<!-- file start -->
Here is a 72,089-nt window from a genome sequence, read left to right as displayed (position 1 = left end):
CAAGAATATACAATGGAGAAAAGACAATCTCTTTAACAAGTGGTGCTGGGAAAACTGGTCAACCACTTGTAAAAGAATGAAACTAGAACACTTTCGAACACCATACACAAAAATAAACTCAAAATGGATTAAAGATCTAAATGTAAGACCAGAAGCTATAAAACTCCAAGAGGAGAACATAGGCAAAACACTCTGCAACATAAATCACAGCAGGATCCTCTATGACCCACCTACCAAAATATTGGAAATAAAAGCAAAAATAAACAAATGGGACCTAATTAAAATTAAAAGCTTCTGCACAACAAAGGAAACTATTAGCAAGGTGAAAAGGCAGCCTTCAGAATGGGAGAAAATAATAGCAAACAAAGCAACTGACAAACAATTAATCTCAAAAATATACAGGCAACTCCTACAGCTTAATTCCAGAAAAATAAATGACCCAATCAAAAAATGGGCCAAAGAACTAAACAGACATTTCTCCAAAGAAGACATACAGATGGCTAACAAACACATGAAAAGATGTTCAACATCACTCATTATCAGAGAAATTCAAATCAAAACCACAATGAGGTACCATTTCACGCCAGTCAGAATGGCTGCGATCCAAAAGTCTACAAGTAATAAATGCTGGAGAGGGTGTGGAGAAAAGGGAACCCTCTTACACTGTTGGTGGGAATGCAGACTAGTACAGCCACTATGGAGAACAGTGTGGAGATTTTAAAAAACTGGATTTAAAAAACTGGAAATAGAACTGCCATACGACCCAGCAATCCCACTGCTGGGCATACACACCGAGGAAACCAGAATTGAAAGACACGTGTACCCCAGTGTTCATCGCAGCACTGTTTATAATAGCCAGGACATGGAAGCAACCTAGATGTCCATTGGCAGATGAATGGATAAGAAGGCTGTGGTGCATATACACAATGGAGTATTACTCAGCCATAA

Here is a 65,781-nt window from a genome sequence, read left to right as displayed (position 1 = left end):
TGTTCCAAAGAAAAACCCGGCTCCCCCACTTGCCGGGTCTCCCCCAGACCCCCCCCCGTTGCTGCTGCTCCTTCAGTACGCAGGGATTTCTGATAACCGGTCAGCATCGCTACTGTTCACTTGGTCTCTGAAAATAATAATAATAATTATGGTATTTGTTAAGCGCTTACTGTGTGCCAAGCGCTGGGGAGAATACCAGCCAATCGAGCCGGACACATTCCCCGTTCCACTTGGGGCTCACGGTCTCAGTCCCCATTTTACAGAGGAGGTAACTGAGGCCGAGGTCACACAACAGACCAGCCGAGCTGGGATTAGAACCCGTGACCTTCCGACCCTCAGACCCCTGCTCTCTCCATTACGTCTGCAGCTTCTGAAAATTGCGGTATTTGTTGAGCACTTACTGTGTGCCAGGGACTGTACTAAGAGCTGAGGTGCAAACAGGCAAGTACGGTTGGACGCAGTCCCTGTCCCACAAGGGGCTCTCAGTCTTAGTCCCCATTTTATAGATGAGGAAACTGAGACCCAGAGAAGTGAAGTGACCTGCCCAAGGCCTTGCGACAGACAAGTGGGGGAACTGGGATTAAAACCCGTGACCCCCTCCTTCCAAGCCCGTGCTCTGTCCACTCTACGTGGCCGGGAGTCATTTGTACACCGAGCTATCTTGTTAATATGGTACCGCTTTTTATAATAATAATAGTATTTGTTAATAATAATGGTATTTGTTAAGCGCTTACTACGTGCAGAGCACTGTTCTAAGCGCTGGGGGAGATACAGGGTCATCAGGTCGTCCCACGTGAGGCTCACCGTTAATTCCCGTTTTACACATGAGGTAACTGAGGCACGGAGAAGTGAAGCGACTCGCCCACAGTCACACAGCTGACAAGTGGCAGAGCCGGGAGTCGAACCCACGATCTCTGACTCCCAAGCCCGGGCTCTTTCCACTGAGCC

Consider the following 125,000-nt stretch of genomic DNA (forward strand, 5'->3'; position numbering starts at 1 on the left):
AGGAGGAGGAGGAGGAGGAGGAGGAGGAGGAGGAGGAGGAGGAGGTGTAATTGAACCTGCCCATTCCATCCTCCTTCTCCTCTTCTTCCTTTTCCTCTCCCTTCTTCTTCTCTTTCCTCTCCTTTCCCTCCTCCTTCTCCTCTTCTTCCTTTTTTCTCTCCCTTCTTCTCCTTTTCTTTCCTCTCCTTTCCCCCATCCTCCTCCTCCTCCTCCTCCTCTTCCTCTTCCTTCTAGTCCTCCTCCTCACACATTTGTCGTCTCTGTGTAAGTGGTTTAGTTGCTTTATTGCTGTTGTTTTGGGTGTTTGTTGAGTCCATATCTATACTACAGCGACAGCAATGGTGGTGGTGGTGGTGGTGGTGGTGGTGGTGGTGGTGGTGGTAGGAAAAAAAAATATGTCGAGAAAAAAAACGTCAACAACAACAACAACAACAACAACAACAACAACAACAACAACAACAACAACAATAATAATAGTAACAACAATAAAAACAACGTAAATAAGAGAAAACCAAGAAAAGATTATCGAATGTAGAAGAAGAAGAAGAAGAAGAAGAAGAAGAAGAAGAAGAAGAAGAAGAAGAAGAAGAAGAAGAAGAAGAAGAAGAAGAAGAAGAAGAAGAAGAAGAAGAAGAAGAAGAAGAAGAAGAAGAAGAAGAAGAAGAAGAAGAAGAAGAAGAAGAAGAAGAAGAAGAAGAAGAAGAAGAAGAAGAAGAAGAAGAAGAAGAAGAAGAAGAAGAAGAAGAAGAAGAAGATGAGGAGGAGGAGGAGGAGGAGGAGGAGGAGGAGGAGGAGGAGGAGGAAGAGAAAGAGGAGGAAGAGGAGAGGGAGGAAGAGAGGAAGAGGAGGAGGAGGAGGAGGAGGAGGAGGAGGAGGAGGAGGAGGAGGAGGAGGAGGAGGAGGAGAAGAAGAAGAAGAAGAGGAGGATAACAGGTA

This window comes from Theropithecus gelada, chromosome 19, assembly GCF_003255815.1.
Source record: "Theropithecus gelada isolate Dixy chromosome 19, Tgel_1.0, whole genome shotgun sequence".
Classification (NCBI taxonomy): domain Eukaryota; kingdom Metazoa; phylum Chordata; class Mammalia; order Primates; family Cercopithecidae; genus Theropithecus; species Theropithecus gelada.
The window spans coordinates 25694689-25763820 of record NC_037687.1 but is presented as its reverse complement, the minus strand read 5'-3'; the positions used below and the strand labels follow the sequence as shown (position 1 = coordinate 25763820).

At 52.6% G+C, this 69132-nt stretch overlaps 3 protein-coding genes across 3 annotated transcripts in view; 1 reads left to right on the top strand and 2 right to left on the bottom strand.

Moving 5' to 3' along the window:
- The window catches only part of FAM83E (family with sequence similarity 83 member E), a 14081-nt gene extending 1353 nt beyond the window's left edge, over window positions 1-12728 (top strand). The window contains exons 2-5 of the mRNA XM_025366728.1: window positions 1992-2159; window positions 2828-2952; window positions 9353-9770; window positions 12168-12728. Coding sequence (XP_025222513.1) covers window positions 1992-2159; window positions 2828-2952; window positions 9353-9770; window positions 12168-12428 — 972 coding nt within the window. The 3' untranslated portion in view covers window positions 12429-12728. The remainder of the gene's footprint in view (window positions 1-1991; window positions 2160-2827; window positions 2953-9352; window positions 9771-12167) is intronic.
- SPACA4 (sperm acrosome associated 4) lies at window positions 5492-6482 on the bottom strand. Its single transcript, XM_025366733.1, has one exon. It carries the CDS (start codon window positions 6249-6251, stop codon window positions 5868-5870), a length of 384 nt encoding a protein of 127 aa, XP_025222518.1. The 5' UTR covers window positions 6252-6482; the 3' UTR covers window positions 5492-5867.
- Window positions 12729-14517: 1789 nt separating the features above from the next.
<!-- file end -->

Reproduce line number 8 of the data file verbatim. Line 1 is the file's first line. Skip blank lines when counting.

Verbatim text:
Source record: "Theropithecus gelada isolate Dixy chromosome 19, Tgel_1.0, whole genome shotgun sequence".